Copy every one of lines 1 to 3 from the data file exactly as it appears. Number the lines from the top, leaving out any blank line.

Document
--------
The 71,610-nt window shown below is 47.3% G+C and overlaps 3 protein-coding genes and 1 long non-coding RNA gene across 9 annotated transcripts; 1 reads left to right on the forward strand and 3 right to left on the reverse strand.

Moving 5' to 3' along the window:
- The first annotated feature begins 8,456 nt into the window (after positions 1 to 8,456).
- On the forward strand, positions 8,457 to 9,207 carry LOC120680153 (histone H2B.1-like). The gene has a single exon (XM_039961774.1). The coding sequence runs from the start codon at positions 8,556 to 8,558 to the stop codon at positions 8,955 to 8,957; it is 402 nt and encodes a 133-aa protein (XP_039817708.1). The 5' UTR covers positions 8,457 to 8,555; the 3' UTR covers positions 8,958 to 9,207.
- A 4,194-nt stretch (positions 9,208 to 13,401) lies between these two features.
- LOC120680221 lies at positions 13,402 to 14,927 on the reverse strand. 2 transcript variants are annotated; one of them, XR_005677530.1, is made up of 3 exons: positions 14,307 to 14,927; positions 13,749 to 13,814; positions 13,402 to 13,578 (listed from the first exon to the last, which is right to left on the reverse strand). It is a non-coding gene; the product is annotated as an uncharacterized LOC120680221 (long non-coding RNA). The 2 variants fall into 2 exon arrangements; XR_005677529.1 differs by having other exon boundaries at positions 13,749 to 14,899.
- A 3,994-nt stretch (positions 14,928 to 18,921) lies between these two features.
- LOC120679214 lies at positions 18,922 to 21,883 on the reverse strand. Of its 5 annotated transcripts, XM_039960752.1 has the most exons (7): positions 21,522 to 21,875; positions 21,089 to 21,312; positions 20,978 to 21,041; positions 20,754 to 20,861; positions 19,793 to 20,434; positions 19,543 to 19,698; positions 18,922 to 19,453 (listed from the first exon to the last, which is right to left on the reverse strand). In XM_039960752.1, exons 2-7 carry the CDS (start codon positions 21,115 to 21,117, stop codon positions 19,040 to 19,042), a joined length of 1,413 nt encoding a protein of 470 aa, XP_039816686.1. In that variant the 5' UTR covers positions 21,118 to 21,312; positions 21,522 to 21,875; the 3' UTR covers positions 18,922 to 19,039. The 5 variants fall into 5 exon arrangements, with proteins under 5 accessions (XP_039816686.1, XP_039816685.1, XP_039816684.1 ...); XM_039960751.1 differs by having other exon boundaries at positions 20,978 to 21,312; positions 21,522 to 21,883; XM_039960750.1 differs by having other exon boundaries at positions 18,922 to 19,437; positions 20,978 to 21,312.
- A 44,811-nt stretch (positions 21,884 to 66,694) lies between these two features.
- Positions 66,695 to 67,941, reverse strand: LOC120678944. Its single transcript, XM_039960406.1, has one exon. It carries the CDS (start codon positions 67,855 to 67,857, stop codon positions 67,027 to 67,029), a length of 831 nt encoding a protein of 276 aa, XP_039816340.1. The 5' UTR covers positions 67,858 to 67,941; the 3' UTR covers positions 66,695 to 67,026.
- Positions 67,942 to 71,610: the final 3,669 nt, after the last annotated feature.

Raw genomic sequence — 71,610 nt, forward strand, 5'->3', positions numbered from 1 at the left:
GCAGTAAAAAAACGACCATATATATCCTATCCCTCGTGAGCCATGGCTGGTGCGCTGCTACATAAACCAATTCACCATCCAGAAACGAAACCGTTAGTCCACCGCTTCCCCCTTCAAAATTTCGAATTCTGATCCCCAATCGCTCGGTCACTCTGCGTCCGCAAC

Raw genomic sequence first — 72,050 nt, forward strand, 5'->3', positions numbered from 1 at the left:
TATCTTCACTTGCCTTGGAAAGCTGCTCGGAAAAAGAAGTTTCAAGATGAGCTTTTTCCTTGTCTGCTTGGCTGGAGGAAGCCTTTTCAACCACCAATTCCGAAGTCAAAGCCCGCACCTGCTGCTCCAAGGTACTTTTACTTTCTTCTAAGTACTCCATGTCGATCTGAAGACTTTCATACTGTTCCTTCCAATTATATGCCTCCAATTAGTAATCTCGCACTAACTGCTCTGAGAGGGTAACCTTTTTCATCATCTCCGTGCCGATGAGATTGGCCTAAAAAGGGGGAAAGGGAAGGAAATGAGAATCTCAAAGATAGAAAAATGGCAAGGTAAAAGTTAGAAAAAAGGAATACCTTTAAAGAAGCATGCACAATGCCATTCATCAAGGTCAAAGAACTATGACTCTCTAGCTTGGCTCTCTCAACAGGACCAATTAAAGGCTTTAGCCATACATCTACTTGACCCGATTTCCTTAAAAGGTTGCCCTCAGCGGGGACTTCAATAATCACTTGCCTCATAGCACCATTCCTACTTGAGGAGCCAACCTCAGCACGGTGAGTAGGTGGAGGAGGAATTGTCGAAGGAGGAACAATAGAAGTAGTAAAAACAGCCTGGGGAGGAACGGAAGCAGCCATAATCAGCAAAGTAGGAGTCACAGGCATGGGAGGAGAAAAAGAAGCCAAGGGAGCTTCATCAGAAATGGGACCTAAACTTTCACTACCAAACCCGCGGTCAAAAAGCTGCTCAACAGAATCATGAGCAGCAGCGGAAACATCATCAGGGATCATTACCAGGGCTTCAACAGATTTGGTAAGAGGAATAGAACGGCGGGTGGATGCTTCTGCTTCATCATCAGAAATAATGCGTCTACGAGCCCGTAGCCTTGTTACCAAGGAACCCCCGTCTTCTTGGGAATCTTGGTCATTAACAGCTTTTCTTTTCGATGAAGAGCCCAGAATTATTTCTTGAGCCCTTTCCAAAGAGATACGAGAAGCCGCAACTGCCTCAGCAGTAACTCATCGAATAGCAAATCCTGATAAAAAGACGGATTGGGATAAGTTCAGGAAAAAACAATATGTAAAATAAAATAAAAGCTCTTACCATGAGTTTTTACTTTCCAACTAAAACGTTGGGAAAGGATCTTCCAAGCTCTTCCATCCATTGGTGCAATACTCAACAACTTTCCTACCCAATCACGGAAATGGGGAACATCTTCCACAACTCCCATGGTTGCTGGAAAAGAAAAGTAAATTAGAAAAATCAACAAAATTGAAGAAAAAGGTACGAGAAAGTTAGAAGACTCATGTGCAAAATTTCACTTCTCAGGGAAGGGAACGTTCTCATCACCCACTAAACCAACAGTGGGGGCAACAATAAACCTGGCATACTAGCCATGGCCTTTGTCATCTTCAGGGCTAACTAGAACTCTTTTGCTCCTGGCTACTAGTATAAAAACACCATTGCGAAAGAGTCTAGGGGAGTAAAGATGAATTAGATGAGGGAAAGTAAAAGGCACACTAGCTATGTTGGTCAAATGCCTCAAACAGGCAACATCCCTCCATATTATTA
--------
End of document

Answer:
The 71,610-nt window shown below is 47.3% G+C and overlaps 3 protein-coding genes and 1 long non-coding RNA gene across 9 annotated transcripts; 1 reads left to right on the forward strand and 3 right to left on the reverse strand.

Moving 5' to 3' along the window:
- The first annotated feature begins 8,456 nt into the window (after positions 1 to 8,456).